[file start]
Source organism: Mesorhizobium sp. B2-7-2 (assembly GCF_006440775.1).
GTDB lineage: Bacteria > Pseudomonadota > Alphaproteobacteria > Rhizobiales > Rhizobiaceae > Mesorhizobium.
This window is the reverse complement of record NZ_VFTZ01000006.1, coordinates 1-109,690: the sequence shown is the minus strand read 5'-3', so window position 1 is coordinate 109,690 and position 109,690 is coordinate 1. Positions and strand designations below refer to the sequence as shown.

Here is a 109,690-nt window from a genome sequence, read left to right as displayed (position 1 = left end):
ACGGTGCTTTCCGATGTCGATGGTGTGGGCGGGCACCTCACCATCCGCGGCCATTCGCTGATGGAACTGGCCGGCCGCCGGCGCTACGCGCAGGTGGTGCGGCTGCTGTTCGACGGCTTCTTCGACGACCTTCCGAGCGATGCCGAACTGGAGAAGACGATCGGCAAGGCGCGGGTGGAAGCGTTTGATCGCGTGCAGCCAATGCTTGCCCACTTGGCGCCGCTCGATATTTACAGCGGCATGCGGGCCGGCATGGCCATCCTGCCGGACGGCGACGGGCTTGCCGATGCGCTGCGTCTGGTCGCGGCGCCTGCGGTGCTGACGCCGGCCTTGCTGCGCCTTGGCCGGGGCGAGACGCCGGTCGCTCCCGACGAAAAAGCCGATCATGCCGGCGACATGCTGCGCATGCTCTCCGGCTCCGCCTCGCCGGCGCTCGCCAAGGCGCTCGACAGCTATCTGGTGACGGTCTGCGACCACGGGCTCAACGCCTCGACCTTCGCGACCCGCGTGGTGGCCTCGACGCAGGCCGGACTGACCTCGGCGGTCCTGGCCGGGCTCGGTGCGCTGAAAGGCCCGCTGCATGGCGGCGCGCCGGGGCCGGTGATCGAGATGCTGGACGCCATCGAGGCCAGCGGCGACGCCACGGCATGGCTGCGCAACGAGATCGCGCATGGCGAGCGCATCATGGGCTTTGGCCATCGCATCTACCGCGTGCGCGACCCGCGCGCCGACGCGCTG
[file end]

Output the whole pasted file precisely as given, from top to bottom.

Source organism: Mesorhizobium sp. B2-7-2 (assembly GCF_006440775.1).
GTDB lineage: Bacteria > Pseudomonadota > Alphaproteobacteria > Rhizobiales > Rhizobiaceae > Mesorhizobium.
This window is the reverse complement of record NZ_VFTZ01000006.1, coordinates 1-109,690: the sequence shown is the minus strand read 5'-3', so window position 1 is coordinate 109,690 and position 109,690 is coordinate 1. Positions and strand designations below refer to the sequence as shown.

Here is a 109,690-nt window from a genome sequence, read left to right as displayed (position 1 = left end):
ACGGTGCTTTCCGATGTCGATGGTGTGGGCGGGCACCTCACCATCCGCGGCCATTCGCTGATGGAACTGGCCGGCCGCCGGCGCTACGCGCAGGTGGTGCGGCTGCTGTTCGACGGCTTCTTCGACGACCTTCCGAGCGATGCCGAACTGGAGAAGACGATCGGCAAGGCGCGGGTGGAAGCGTTTGATCGCGTGCAGCCAATGCTTGCCCACTTGGCGCCGCTCGATATTTACAGCGGCATGCGGGCCGGCATGGCCATCCTGCCGGACGGCGACGGGCTTGCCGATGCGCTGCGTCTGGTCGCGGCGCCTGCGGTGCTGACGCCGGCCTTGCTGCGCCTTGGCCGGGGCGAGACGCCGGTCGCTCCCGACGAAAAAGCCGATCATGCCGGCGACATGCTGCGCATGCTCTCCGGCTCCGCCTCGCCGGCGCTCGCCAAGGCGCTCGACAGCTATCTGGTGACGGTCTGCGACCACGGGCTCAACGCCTCGACCTTCGCGACCCGCGTGGTGGCCTCGACGCAGGCCGGACTGACCTCGGCGGTCCTGGCCGGGCTCGGTGCGCTGAAAGGCCCGCTGCATGGCGGCGCGCCGGGGCCGGTGATCGAGATGCTGGACGCCATCGAGGCCAGCGGCGACGCCACGGCATGGCTGCGCAACGAGATCGCGCATGGCGAGCGCATCATGGGCTTTGGCCATCGCATCTACCGCGTGCGCGACCCGCGCGCCGACGCGCTG